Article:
The deaths of Nadav and Avihu have long troubled biblical commentaries. The multiple suggestions put forth demonstrate that—objectively speaking—whatever the true nature of their sin may have been, it does not seem to have warranted the death penalty. Under different circumstances, or had others done what they did, they likely would have been spared. But not Nadav and Avihu.

Sefer Vayikra opens with the bringing of voluntary sacrifices, an olah (burnt offering), mincha (flour offering, and shelamim (peace offering). While there are times when these sacrifices are mandated as described in later chapters of the Torah, it is the voluntary act of bringing a gift to G-d, of sharing with others (as was done with sacrifices), that is most noble. It is only in chapter four that we first hear of the obligatory korban, the chatat (sin) offering, and even then, it is for “a person who inadvertently sins”.

This notion of voluntary offerings to G-d is one that permeates the building of the mishkan. The Torah, in describing the contributions of the Jewish people toward the mishkan, often uses the expression “nediv libo”, a gift from the heart. The mishkan was build from the trumot, the voluntary gifts, of the Jews. The willingness to volunteer was so great that that Moshe had to tell them to stop, as their gifts were no longer required (Shemot 36:6).

What could be more natural and praiseworthy upon the dedication of that mishkan than bringing a sacrifice, specifically one “they were not commanded”? And in truth, Moshe—in the immediate aftermath of their deaths—implies that objectively speaking, what they did was most worthy: “This is what G-d meant when He declared, ‘With those closest to Me, I shall be sanctified'”. So that just begs the question: Why did they have to die?

“For My thoughts are not your thoughts, and My ways are not yours” (Isaiah 55:8). The ways of G-d are hidden from us, and the only possible response is that of Aaron, the grieving father: “and Aaron was silent”. Any attempt to explain the unexplainable is unlikely to bring comfort, and runs the risk of making matters worse.

It is most appropriate that we read parshat Shimini, as we often do, during the week of Yom Hashoah when not only the sons of Aaron, but all of Israel was consumed by fire. Some managed to survive the fire, but all were burnt. And while we must speak of the horrors—for ourselves, for our children and grandchildren and for the world at large—we are silent in trying to offer explanations. To ascribe reasons or justifications for such horror to innocents would border on the blasphemous.

The Torah follows the deaths of Nadav and Avihu with the laws of kashrut. This is no coincidence. The Torah equates kashrut with kedusha, holiness. One can achieve holiness through spiritual pursuits, through cleaving to G-d, and one can attain holiness through elevating of our physical beings. And for many, the latter approach is the better one.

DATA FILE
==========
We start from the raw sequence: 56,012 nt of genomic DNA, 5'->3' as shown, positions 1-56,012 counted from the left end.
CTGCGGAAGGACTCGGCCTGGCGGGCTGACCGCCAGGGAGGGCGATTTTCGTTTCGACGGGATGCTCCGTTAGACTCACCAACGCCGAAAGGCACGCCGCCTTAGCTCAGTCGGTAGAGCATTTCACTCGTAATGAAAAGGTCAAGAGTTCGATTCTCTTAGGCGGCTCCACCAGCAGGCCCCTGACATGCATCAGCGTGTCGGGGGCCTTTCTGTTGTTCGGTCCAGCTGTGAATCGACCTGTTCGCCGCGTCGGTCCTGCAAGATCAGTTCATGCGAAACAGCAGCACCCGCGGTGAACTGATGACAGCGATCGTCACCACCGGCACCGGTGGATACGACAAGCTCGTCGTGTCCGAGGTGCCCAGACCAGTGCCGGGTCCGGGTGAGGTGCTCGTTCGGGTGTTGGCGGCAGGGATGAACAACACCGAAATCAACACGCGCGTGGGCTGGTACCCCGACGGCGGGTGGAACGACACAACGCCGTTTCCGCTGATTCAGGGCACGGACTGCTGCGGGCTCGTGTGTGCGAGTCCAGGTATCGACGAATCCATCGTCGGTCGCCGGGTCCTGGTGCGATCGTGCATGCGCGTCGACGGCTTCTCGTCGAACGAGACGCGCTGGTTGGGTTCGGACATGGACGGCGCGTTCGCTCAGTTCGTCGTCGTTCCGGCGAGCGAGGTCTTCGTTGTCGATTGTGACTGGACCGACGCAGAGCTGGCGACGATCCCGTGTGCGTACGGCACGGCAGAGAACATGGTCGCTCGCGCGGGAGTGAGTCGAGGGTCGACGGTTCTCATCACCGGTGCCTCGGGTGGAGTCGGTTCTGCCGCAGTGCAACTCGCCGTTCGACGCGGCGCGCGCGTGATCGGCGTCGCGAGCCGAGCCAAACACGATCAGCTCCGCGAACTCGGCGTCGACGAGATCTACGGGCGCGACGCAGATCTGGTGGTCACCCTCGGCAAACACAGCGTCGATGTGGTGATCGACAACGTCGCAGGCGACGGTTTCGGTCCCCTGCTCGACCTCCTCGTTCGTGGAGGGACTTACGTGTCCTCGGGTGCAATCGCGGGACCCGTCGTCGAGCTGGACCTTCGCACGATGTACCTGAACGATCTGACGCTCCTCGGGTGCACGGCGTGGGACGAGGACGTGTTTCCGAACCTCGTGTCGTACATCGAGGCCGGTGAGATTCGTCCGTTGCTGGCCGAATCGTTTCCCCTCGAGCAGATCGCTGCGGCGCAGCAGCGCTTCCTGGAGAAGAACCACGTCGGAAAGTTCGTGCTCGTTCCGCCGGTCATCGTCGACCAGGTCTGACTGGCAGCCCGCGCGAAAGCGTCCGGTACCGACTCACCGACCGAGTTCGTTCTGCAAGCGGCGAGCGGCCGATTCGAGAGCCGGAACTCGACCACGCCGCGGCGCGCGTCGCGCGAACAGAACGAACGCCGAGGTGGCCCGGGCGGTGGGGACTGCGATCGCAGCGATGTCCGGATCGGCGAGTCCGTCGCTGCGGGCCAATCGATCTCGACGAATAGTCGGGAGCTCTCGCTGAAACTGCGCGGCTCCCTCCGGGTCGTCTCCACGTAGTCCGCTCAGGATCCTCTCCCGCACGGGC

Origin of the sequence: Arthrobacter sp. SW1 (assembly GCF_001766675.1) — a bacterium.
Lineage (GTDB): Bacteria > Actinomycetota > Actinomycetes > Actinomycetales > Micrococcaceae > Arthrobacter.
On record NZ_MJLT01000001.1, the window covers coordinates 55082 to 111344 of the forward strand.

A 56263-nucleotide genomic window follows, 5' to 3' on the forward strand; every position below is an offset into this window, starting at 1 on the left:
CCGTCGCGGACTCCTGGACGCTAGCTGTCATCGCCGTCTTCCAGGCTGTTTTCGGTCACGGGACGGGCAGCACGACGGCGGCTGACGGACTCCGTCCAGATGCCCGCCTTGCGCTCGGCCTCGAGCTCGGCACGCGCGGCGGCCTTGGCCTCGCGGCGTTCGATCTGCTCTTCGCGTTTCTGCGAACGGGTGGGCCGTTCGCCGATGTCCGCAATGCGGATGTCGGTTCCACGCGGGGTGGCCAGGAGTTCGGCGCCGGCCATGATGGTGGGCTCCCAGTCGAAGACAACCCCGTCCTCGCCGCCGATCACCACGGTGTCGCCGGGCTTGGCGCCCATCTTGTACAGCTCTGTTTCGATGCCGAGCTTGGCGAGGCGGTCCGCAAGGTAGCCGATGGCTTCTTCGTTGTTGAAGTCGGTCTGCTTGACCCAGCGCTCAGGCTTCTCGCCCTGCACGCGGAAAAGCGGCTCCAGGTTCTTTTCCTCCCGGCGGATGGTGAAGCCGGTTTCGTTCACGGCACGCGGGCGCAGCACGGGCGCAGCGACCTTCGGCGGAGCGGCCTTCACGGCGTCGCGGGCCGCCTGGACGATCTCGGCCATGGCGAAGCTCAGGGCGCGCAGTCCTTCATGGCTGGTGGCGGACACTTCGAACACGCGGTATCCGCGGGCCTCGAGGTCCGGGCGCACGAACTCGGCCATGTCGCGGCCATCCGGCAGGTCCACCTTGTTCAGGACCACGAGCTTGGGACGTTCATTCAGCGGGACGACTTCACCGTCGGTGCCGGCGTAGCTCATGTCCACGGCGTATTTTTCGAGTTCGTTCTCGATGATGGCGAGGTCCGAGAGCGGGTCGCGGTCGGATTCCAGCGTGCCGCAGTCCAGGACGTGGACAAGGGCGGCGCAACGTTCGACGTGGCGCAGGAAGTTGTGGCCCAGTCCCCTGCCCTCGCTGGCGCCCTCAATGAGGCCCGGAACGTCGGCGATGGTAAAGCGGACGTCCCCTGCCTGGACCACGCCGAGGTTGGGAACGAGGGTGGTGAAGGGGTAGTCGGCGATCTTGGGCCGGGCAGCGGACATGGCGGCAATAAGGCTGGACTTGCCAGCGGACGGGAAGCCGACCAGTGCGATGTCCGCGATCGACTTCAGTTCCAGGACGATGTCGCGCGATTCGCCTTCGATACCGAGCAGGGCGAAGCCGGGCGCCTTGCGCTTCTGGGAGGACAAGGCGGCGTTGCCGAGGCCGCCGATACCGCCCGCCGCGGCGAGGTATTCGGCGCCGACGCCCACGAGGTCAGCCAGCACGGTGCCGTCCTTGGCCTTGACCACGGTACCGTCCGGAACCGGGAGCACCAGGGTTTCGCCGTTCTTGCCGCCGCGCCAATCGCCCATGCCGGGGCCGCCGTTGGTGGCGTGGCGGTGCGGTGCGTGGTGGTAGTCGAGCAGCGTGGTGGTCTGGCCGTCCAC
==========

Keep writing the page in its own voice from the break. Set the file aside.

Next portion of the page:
Being in the constant presence of G-d and working in the Temple offers much potential for growth, but also great danger. Coming close to G-d without being fully prepared can be deadly.

In Rabbinic literature, this is best exemplified by the story of the four Sages who entered Pardes, seeking to understand the mystery of the Divine. Of the four, only Rabbi Aviva emerged unscathed, as he alone “nichnas beshalom, entered in peace.” We might say that he entered complete, or prepared.

The effects of this sudden rush to spiritual heights helps to explain the frequent phenomenon in which many of those who become (more) observant “overnight” soon revert back to their old ways, alienating themselves even further from the religious framework than previously.

For most holiness is best achieved in our day-to-day activities, where G-d's impact is felt in the most natural of ways, almost subconsciously. Maimonides, in his Sefer Kedusha (The Book of Holiness), includes only three sections: the laws of forbidden sexual relations, the laws of forbidden foods and the laws of slaughtering animals.

Twice in a matter of three verses, the Torah tells us “and a fire went out from before G-d and consumed”. The first of these described the sacrifices brought as the miskhan was dedicated: “and the people saw, and their raised their voices in praise “ (9:24). The second consumed Nadav and Avihu (10:2).

We must ensure that our religious strivings are balanced and appropriate for our background, context and personality. For some, that is seeking the presence of G-d in the most holy of places. For most, that is in our day-to-day activities, where our commitment to G-d s command is part of our natural existence.